What’s new about electric vehicles?

It wasn’t long ago that electric vehicles (EVs) were almost derided for their unreliability in a world of powerful diesel motors. Today, the EV market is exceeding everyone’s expectations, with an average of more than 4,000 new registrations per month in 2017 compared to just 3,500 for all of 2013.

But why the growth in demand for electric vehicles? Alongside Vindis — which offers VW services — we’ll explore the advantages of EVs and what the UK government is doing to further this eco-friendly trend.

Benefits of EVs

There are many benefits of EVs despite the initial setbacks. Firstly, an EV does not generate emissions. Consequently, drivers can slash their carbon footprint and help the UK achieve its aim of reducing emissions by at least 80% of 1990 levels by 2050. Secondly, an electric vehicle does not need petrol or diesel — which means no checking for the cheapest rates or queuing at the pumps. And thirdly, an EV is almost silent when being driven — a great way to lower noise pollution.

Considering the above advantages, it’s little surprise that demand for EVs is rocketing in the UK.

What are motor brands and the UK government doing to boost EV numbers?

EVs are an effective way to tackle the UK’s pollution and carbon emissions problems. Typically, a passenger vehicle gives out 4.6 metric tonnes of carbon dioxide a year. Considering that this pollution is reported to accelerate climate change, cause breathing difficulties and more, it’s key that eco-friendly products, like EVs, are encouraged and supported.

Fortunately, the UK is working to offer more charging points across the nation. In sync, motoring manufacturers are constantly creating motors with better battery lives and mileage ranges in order to finally put to bed the argument that EVs can’t be trusted — especially on long journeys. Japanese vehicle brand, Nissan, recently launched the Nissan Leaf, which features a long range and a one-pedal driving system, allowing it to go about 50% further on a single charge than the EVs before it. As one of the most sought-after electric cars, the Nissan Leaf has hit sales of 283,000 since 2010 — this is second only to Mitsubishi’s Outlander PHEV. Could Nissan claim the top spot if it keeps innovating?

What else is the EV car industry doing to make its vehicles more palatable to the UK driver? A one-pedal driving system, like Nissan’s, is another bonus of electric vehicles. By simply pressing a button, you can turn the motor’s accelerator into an e-Pedal, start the vehicle, accelerate and stop. Although you have the option of controlling the start and stop functions separately, the one-pedal system is just another feature that makes this EV simpler to drive. Plus, the system makes the car even more energy-efficient to lower your carbon footprint even further.

The problem of recharging your EV

Unfortunately, being kinder to the environment and negating the need of petrol stations is sometimes not enough for drivers. Some won’t drive a car if they have even a slight fear that it will run out of power. As of May 2017, around 4,300 charging locations — with 6,700 charging devices and 12,500 connectors — were available in the UK. However, to counter the issue of needing eight hours to fully charge a battery, a surge in public charging points that can recharge at least 80% of EV batteries in half an hour is necessary.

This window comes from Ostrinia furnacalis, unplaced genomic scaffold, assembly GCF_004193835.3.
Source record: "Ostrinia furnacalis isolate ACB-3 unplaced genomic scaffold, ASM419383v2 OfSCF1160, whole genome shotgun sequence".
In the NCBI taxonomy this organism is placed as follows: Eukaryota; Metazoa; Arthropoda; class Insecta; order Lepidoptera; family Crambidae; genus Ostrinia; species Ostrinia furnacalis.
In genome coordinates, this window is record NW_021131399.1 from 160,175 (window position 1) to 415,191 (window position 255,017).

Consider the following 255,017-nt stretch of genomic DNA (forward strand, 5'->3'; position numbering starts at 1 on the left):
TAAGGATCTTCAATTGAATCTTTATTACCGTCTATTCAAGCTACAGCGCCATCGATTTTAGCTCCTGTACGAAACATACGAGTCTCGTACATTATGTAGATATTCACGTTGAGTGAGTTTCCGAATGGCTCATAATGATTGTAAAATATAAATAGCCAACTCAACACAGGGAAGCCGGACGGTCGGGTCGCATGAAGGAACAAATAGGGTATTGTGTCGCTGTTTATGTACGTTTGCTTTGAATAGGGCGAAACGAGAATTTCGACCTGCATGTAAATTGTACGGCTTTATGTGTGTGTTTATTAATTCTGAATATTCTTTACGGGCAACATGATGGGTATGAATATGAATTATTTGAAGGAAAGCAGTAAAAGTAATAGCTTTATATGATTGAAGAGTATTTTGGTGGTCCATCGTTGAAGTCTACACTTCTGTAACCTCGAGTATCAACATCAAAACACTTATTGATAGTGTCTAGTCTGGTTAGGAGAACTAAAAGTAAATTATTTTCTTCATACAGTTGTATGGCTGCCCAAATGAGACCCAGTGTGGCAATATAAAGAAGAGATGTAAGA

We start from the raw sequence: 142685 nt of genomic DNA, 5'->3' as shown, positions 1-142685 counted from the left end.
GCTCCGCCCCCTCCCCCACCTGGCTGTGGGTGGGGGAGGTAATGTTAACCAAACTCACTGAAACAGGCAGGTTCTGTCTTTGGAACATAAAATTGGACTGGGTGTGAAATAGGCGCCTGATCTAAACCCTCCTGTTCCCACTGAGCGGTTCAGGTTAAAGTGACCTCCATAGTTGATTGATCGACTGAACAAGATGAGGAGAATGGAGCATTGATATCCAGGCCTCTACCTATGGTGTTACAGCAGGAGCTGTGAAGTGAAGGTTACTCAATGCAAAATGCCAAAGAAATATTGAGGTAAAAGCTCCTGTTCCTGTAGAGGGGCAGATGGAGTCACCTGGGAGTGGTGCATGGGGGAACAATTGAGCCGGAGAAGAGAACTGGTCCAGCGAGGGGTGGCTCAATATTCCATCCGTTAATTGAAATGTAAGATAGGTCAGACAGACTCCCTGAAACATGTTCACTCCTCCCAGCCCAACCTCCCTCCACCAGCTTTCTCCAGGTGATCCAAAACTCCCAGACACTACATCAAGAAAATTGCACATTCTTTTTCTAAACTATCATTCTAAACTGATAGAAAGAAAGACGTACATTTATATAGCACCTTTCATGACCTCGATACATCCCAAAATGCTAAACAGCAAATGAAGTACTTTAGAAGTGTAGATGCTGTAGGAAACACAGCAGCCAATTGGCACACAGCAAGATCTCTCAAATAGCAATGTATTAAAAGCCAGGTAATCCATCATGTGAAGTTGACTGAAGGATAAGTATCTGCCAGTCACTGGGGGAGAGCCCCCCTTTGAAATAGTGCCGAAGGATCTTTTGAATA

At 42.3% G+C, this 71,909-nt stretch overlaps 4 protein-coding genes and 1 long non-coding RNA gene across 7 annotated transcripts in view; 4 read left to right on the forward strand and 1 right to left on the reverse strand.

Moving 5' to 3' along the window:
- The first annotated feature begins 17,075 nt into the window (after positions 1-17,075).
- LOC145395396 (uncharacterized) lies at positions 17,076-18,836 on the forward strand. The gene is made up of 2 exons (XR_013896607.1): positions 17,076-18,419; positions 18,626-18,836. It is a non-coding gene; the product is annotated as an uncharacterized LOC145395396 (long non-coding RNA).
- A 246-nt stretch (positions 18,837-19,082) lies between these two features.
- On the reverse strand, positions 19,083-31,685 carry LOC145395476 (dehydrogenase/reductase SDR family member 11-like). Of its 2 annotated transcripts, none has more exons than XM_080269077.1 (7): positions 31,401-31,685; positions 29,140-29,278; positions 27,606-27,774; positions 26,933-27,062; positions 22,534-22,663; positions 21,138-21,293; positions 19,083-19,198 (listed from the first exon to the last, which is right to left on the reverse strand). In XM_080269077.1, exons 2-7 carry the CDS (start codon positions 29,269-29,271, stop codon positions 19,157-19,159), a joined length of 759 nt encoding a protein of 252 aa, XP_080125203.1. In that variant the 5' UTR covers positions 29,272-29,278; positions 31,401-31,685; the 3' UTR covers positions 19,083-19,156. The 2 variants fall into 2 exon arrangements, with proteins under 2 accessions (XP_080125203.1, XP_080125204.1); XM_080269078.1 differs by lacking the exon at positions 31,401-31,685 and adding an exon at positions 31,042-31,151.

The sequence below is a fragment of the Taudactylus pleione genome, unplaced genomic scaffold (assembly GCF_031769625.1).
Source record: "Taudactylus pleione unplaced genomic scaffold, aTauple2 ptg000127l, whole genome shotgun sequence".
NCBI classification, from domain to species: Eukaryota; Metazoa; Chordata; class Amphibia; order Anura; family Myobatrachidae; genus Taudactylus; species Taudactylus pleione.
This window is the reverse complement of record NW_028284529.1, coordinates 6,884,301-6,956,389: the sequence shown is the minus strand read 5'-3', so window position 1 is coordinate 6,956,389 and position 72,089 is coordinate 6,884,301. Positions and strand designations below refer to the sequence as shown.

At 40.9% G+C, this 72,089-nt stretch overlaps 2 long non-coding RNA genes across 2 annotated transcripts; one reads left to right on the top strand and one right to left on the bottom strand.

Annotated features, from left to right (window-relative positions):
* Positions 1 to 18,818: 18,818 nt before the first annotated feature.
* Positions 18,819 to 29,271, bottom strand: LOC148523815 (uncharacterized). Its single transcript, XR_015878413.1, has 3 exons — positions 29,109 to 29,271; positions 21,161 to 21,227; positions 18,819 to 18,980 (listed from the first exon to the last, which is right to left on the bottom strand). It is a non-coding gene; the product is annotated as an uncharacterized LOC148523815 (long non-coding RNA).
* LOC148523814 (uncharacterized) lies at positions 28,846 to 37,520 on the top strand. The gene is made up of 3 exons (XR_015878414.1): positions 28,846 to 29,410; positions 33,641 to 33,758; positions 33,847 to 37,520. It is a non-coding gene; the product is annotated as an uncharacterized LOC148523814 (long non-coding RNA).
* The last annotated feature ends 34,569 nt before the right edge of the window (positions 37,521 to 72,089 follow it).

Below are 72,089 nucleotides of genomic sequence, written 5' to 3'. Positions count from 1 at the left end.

Thankfully, an answer is imminent; with ChargePoint and InstaVolt planning to install at least 3,000 rapid-charging points on forecourts all over the UK. What’s more, there’s a Europe-wide EV charging network on the horizon, too. Launched by a collaboration between BMW, Daimler, Ford, and the VW Group with Audi and Porsche, the network will feature 20 ultra-rapid charging points with an aim of creating 400 points across the continent by 2020. The network is expected to cover around 100 locations by the end of 2018, which will hopefully mean that traveling free of carbon emissions will be a lot easier.

Of course, from an energy point of view, this installation of charging locations raises some concerns. The National Grid claims that a demand of 50% more electricity will occur if the UK moves to EVs — is this worth it considering the tonnes of carbon emissions that will be reduced?

EV battery life of the future

30 minutes is the amount of time a battery generally takes to recharge at a rapid charging point. However, a recent study suggests that there has been a development of an ‘instantly rechargeable’ method that brings full-life back to an electric battery in just a few minutes. Could the motorists who won’t buy an EV due to the time it takes to recharge finally be swayed? If this method becomes available, we anticipate that the EV industry will only get stronger, which means cleaner air and roads for all the UK and its residents. Electrolytes are employed in this method to re-power battery fluids, which makes it so efficient.

Most of us know about the government’s 2040 aim of eradicating petrol and diesel cars. Granted that the momentum of this drive continues, the EV market and its eco-friendly motors should only grow in authority and numbers. Hopefully, innovations and developments will continue to resolve the issues that put people off buying an EV, including battery life and time taken to charge. If so, we could see the government achieve its target of lowering emissions by 80%.

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